Gov. Scott Walker is annoyed with the media. He says reporters and editors are paying too much attention to news of companies closing or laying off workers.
Walker wants more people to be talking about the state’s 4.2 percent unemployment rate, which is below the national rate of 5.0 percent.
Meanwhile, the non-partisan Wisconsin Taxpayers Alliance reported that Wisconsin currently trails Minnesota by 8.5 percent in per capita income. By comparison, Wisconsin had a 5 percent lead over Minnesota in the period ending back in 1966, the WTA report said.
Wisconsin still has 5.5 percent more tax filers than Minnesota, but the number of those earning $200,000 or more is 43.6 percent higher in Minnesota.
The WTA said one factor is that there are more jobs in the Minneapolis-St. Paul metropolitan area than in the four-county Milwaukee metropolitan area. Minnesota’s corporate headquarters tend to be in the Twin Cities metro area, while just half of Wisconsin’s corporate headquarters are in the Milwaukee metro area.
Having a larger number of corporate headquarters in an area helps provide a “vibrant and fluid labor market” with a pool of seasoned individuals who can easily move to other companies, the WTA added.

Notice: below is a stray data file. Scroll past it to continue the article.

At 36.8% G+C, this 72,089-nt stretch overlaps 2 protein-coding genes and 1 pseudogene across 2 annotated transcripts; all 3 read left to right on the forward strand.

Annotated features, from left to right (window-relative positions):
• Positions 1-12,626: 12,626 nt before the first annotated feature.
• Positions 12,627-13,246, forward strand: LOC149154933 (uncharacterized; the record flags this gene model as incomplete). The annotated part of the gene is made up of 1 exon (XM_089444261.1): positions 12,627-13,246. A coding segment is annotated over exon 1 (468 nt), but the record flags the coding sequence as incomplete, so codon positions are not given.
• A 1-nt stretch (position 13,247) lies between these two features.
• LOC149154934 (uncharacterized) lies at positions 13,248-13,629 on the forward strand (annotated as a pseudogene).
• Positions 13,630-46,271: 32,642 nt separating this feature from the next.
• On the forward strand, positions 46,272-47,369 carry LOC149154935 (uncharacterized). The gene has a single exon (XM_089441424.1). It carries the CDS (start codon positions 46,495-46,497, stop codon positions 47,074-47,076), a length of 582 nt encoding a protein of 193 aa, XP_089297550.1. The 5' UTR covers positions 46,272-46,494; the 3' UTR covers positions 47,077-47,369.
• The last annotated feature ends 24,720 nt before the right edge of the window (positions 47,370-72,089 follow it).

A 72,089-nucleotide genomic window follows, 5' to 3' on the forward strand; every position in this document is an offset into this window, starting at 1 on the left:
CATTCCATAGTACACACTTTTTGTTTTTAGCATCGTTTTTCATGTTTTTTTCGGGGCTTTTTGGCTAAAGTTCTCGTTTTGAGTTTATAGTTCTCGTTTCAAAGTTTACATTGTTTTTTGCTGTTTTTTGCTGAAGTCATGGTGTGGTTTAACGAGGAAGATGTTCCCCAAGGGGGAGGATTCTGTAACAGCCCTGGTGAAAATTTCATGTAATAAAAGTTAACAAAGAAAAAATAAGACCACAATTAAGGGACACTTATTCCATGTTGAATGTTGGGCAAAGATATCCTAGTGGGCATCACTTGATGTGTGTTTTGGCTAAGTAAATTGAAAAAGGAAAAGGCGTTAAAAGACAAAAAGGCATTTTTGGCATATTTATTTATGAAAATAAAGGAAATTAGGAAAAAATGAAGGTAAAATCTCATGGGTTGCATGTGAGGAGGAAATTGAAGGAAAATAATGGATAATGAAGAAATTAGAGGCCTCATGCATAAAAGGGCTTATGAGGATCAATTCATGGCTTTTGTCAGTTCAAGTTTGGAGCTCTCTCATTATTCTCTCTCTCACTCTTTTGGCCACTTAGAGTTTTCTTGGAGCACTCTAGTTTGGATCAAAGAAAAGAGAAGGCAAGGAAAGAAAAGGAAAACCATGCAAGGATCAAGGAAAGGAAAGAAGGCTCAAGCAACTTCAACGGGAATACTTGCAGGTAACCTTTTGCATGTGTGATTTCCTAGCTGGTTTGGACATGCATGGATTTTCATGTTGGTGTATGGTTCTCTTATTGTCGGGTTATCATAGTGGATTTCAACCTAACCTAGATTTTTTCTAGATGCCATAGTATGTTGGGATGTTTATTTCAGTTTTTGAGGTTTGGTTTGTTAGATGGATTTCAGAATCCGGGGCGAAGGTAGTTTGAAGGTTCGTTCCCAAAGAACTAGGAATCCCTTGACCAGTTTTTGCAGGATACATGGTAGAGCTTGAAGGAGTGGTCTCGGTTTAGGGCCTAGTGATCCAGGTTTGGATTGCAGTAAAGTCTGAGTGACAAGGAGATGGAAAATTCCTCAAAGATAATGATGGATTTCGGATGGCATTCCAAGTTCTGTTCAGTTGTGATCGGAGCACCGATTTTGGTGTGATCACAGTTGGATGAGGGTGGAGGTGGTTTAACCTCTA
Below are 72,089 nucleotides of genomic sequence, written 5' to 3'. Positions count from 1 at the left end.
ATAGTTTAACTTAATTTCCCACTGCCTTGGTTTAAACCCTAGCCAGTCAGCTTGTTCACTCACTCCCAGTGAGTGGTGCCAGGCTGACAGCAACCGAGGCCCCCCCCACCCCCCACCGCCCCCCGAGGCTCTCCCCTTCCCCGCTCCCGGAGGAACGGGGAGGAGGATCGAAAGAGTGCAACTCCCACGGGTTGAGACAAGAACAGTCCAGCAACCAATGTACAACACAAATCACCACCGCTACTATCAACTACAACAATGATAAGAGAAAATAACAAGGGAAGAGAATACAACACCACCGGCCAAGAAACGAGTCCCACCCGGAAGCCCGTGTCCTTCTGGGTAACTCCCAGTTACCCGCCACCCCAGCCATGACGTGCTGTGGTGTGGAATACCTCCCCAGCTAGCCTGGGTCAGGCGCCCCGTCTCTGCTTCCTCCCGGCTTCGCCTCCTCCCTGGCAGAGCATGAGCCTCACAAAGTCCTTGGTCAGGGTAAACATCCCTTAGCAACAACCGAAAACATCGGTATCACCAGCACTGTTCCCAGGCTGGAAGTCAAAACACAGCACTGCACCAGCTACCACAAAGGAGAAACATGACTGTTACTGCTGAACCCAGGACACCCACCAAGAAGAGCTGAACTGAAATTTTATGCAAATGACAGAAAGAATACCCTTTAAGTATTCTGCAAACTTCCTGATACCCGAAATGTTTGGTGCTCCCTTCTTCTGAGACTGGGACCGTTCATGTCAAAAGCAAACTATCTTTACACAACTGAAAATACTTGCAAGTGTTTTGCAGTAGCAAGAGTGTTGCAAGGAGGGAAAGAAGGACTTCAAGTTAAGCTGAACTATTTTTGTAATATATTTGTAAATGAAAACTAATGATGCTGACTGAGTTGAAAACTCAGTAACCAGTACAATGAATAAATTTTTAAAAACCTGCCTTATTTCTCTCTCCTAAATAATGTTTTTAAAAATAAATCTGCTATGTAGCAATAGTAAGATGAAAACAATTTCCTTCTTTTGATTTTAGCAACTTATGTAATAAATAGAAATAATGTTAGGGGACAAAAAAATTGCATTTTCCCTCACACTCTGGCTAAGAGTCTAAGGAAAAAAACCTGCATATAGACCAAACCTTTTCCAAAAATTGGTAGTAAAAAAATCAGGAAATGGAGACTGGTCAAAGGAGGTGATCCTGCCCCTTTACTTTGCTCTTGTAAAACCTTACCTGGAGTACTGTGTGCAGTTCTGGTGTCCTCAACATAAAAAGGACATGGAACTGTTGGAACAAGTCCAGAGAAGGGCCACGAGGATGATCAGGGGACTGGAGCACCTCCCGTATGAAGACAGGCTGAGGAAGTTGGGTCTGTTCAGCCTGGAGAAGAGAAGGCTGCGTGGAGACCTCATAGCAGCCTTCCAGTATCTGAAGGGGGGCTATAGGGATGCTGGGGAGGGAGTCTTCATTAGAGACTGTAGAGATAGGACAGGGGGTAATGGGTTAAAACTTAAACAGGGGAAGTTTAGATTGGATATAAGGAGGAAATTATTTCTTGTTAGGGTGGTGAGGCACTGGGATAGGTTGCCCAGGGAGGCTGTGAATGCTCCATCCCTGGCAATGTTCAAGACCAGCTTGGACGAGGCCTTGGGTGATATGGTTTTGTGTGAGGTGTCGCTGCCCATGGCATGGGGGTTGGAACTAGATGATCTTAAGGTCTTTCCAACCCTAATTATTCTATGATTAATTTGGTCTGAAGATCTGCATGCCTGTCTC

Attracting and retaining a quality corporate workforce has long been a topic among Milwaukee business and government leaders. A poll sponsored by the Public Policy Forum of nearly 500 millennials working in the Milwaukee area provided a new focus on the question.
The top issue for them is the crime rate, followed by the economy.
Taxes were not a key issue in the poll of Milwaukee-area millennials. Lowering income taxes has long been a part of the Wisconsin Republican approach for economic development.
Someone is sure to note that Minnesota has higher income tax rates than Wisconsin.
-Matt Pommer is the “dean” of Capitol correspondents in Madison. His column is published with permission from the Wisconsin Newspaper Association, but does not reflect the views or opinions of the WNA or its members newspapers.